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Cameron Bailey’s Guide To A Successful Film Festival

On the sidelines of the first edition of International Film Festival & Awards-Macao, we caught up with Cameron Bailey, artistic director of the Toronto International Film Festival, to talk about the business of film festivals and more

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December 23, 2016 | 11:12 AM

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Secret to a Successful International Film Festival

It takes time, in any location. For us (Toronto International Film Festival), the context is commercial entertainment. Most people in many part of the world go out to see commercial movies all the time. They have been trained to watch movies in a certain way and expect a few things. But the movies that are shown in film festivals are very different from that. They offer a different kind of pleasure which takes time to cultivate in a place.

In the first couple of years, the Busan Film Festival had a very grassroots appeal. There was no red carpet. It wasn’t about the glitz and glamour. But now, they’re huge. They started with the love of cinema and I think that’s really the key to a strong festival.

We were lucky in Toronto. When the festival started in 1976, there was already a significant cinema going culture that was looking for things beyond the mainstream. There was a generation that had gone through the European arthouse cinema in the 1960s and 70s. As we started, we began to amplify that tasted in the Toronto audience and we grew up alongside. And now there is significant size who actively seek out cinema beyond the mainstream. But that took decades to build and it doesn’t exist in every place.

It’s kind of a training, cultural education that I think is necessary. Film Festivals only happen typically once a year, so people have to do other things – seeking movies online now is the easiest way.

One of the recent festivals that I admire is Busan Film Festival. In the first couple of years, they had a very grassroots appeal. The theatres were full of young people, film and art students who were really excited to see new movies. There was no red carpet. It wasn’t about the glitz and glamour. It had limited media coverage. But now, they’re huge. They have the massive Busan cinema centre, red carpets, media, etc. They started with the love of cinema and I think that’s really the key to a strong festival.

Creating An Identity for a Film Festival

I think festivals need identity but that also can be a matter of time. Sometimes, you can start with one and evolve over time. And your identity, depends partly on the scale of the festival. So like a large festival like ours, Berlin, etc. it’s easier to have multiple identities. We can show massive red carpet movies that are quite commercial. We premiered The Martian last year and we can also show films of niche arthouse directors like Joao Pedro Rodrigues. But for instance, festivals that are mid-level in size like Rotterdam, Sundance, they can carve out a strong identity for International independent cinema. It helps to have a clear identity for a festival. And then to pursue that.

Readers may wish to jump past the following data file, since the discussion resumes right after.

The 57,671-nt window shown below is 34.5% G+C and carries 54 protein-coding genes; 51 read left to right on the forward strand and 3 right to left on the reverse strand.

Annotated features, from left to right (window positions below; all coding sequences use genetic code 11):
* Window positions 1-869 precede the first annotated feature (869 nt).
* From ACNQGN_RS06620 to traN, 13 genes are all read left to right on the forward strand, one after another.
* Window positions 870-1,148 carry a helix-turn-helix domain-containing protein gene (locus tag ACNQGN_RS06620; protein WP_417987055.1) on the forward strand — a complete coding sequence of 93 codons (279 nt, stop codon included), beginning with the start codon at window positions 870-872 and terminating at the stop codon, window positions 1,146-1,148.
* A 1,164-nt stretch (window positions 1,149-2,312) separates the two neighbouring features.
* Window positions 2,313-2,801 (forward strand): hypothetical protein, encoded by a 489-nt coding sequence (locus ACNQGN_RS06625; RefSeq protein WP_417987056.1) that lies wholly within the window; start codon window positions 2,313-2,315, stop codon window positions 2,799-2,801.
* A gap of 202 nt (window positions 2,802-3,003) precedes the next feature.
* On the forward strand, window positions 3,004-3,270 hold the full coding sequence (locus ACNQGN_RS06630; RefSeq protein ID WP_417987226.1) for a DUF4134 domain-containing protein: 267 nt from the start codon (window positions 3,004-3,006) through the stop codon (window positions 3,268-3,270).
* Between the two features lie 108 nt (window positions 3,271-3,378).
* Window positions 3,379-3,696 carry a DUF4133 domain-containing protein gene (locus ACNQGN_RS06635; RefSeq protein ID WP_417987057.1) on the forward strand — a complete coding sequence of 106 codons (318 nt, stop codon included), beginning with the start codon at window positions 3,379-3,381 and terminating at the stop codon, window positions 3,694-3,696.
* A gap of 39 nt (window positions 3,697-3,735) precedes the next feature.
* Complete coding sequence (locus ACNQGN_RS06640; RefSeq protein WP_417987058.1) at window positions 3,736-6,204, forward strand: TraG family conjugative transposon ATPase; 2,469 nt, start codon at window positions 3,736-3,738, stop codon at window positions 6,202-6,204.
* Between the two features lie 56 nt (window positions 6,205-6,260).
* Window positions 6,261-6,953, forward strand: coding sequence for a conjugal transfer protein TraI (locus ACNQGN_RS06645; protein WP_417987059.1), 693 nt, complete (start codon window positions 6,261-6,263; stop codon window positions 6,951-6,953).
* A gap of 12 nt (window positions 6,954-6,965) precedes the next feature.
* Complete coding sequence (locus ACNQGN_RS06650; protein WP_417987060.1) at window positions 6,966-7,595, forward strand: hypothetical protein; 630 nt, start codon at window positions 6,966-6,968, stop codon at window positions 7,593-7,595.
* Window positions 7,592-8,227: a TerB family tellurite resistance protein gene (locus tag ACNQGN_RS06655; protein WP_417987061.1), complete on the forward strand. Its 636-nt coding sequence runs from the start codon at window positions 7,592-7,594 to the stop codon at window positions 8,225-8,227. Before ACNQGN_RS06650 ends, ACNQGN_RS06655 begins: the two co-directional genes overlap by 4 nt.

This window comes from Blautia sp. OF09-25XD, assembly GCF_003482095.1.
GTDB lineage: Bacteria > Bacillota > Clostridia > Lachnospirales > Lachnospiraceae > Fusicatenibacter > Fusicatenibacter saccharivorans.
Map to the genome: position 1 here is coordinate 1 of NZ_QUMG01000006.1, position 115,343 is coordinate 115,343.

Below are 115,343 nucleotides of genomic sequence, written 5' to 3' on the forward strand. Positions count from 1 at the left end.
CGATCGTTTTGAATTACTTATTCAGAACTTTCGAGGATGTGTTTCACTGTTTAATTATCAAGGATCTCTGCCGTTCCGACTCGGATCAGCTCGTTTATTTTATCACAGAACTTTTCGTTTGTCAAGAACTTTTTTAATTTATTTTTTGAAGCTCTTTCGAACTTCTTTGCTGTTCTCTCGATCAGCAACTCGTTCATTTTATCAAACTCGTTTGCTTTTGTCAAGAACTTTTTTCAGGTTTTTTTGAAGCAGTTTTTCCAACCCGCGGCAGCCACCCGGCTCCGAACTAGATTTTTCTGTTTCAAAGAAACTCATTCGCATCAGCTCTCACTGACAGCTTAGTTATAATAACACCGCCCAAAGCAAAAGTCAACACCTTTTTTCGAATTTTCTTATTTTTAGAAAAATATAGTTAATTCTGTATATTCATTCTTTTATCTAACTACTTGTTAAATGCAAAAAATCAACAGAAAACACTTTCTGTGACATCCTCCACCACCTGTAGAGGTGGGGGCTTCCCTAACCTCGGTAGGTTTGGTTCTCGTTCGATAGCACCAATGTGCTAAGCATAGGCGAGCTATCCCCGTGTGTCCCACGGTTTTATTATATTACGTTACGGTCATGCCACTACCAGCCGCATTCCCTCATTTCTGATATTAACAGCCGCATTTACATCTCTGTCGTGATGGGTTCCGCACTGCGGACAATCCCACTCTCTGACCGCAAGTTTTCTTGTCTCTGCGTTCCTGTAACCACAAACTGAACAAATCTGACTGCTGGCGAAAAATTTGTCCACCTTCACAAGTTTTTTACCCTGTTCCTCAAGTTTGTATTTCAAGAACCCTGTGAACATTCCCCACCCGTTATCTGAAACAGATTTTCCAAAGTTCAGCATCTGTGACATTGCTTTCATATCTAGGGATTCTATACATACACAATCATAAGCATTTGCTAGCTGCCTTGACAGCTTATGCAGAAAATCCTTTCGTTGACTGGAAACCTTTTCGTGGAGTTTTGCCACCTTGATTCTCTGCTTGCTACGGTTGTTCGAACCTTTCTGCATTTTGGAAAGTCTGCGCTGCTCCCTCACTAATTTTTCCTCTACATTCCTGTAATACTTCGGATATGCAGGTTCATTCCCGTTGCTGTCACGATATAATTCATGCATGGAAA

Film Festival Being the Best Friend of a Filmmaker

Film festivals can be the best friends and biggest assets for filmmakers but they can also disappoint. It depends on your expectations and what the festival offers. But I think there is an opportunity there for filmmakers if they can take advantage of it and keep going with their eyes open.

The caveats are there because not all film festivals offer filmmakers the same thing. If you’re going to a festival to sell your film, there are a handful of them where that’s a viable possibility. Many don’t have significant markets and some have a lot.

For example, in Cannes and Hong Kong, a lot of sales do happen, but in many cases buyers just won’t see your film. It’s the same with media. If you want to go to a festival to get media coverage and launch your film into the press, that works very well at some and less so at others.

Crucial Stages of Filmmaking

I think when you’re raising the money to make a film you need a team and a clear sense of what you want to achieve. Once you raise the money and you’re developing the film it’s important too. The same goes for launching and marketing of the film. And I don’t think filmmakers can afford to neglect any one of those stages, including the festival stage. So often early in their careers, they aren’t aware of that but it’s essential that they learn how to promote their films; not just their current but also lay the foundation of future projects. Film Festivals are very good for that.

On Film Festivals maintaining interest for the whole year

Festivals like ours have year round activities that keep them going and relevant. If you just come about annually then it is more of a challenge. You can never stand still in this business. I try to respond to whatever currents are changing and flowing in the world around me and that takes many forms. Toronto is being shaped enormously by migration from other parts of the world. This also reflects on who we are and what our audience wants; but then I travel as much as possible and see what’s happening.

Right now, in Light Box we have cinema perspectives going on, we are also starting a Star Trek series, there’s Moonlight and we’ve got a Japanese animation film up next. In that sense, it’s a real mix but it’s a response to our audience in the city and what’s going on globally in terms of cinema at the same time.